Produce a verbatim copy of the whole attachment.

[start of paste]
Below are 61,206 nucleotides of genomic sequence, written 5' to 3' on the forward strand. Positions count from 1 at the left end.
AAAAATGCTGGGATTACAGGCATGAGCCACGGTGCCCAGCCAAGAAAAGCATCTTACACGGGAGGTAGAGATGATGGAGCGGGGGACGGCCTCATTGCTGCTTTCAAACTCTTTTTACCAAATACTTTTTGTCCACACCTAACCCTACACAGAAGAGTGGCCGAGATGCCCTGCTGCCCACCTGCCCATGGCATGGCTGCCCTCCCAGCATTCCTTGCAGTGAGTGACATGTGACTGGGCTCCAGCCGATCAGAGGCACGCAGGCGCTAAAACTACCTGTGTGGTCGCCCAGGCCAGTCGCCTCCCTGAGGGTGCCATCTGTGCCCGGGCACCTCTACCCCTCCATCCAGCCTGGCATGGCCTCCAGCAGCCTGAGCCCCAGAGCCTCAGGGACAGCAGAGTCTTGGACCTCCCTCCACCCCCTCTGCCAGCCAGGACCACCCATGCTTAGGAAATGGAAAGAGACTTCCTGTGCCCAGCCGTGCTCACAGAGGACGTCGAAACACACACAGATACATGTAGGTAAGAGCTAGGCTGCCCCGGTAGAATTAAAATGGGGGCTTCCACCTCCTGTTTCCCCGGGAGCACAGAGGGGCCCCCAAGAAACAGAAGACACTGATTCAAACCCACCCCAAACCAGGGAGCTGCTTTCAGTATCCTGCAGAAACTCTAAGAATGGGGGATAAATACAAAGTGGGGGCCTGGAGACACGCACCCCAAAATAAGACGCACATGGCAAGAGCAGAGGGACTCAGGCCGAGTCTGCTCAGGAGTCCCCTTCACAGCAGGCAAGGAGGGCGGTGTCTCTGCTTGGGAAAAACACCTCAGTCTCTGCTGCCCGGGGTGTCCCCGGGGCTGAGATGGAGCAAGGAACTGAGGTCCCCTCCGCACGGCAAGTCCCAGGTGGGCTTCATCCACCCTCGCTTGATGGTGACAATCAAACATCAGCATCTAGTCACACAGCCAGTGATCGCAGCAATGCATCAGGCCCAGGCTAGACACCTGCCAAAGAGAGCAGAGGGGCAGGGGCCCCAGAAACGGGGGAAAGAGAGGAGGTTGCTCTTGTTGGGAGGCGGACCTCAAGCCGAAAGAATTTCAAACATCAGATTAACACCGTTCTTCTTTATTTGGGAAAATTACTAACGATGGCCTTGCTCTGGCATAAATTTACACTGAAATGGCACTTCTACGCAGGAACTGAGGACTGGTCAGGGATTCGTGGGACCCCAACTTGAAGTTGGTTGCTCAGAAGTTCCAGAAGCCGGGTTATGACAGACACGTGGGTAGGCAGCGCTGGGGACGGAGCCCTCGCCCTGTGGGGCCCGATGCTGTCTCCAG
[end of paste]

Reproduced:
Below are 61,206 nucleotides of genomic sequence, written 5' to 3' on the forward strand. Positions count from 1 at the left end.
AAAAATGCTGGGATTACAGGCATGAGCCACGGTGCCCAGCCAAGAAAAGCATCTTACACGGGAGGTAGAGATGATGGAGCGGGGGACGGCCTCATTGCTGCTTTCAAACTCTTTTTACCAAATACTTTTTGTCCACACCTAACCCTACACAGAAGAGTGGCCGAGATGCCCTGCTGCCCACCTGCCCATGGCATGGCTGCCCTCCCAGCATTCCTTGCAGTGAGTGACATGTGACTGGGCTCCAGCCGATCAGAGGCACGCAGGCGCTAAAACTACCTGTGTGGTCGCCCAGGCCAGTCGCCTCCCTGAGGGTGCCATCTGTGCCCGGGCACCTCTACCCCTCCATCCAGCCTGGCATGGCCTCCAGCAGCCTGAGCCCCAGAGCCTCAGGGACAGCAGAGTCTTGGACCTCCCTCCACCCCCTCTGCCAGCCAGGACCACCCATGCTTAGGAAATGGAAAGAGACTTCCTGTGCCCAGCCGTGCTCACAGAGGACGTCGAAACACACACAGATACATGTAGGTAAGAGCTAGGCTGCCCCGGTAGAATTAAAATGGGGGCTTCCACCTCCTGTTTCCCCGGGAGCACAGAGGGGCCCCCAAGAAACAGAAGACACTGATTCAAACCCACCCCAAACCAGGGAGCTGCTTTCAGTATCCTGCAGAAACTCTAAGAATGGGGGATAAATACAAAGTGGGGGCCTGGAGACACGCACCCCAAAATAAGACGCACATGGCAAGAGCAGAGGGACTCAGGCCGAGTCTGCTCAGGAGTCCCCTTCACAGCAGGCAAGGAGGGCGGTGTCTCTGCTTGGGAAAAACACCTCAGTCTCTGCTGCCCGGGGTGTCCCCGGGGCTGAGATGGAGCAAGGAACTGAGGTCCCCTCCGCACGGCAAGTCCCAGGTGGGCTTCATCCACCCTCGCTTGATGGTGACAATCAAACATCAGCATCTAGTCACACAGCCAGTGATCGCAGCAATGCATCAGGCCCAGGCTAGACACCTGCCAAAGAGAGCAGAGGGGCAGGGGCCCCAGAAACGGGGGAAAGAGAGGAGGTTGCTCTTGTTGGGAGGCGGACCTCAAGCCGAAAGAATTTCAAACATCAGATTAACACCGTTCTTCTTTATTTGGGAAAATTACTAACGATGGCCTTGCTCTGGCATAAATTTACACTGAAATGGCACTTCTACGCAGGAACTGAGGACTGGTCAGGGATTCGTGGGACCCCAACTTGAAGTTGGTTGCTCAGAAGTTCCAGAAGCCGGGTTATGACAGACACGTGGGTAGGCAGCGCTGGGGACGGAGCCCTCGCCCTGTGGGGCCCGATGCTGTCTCCAG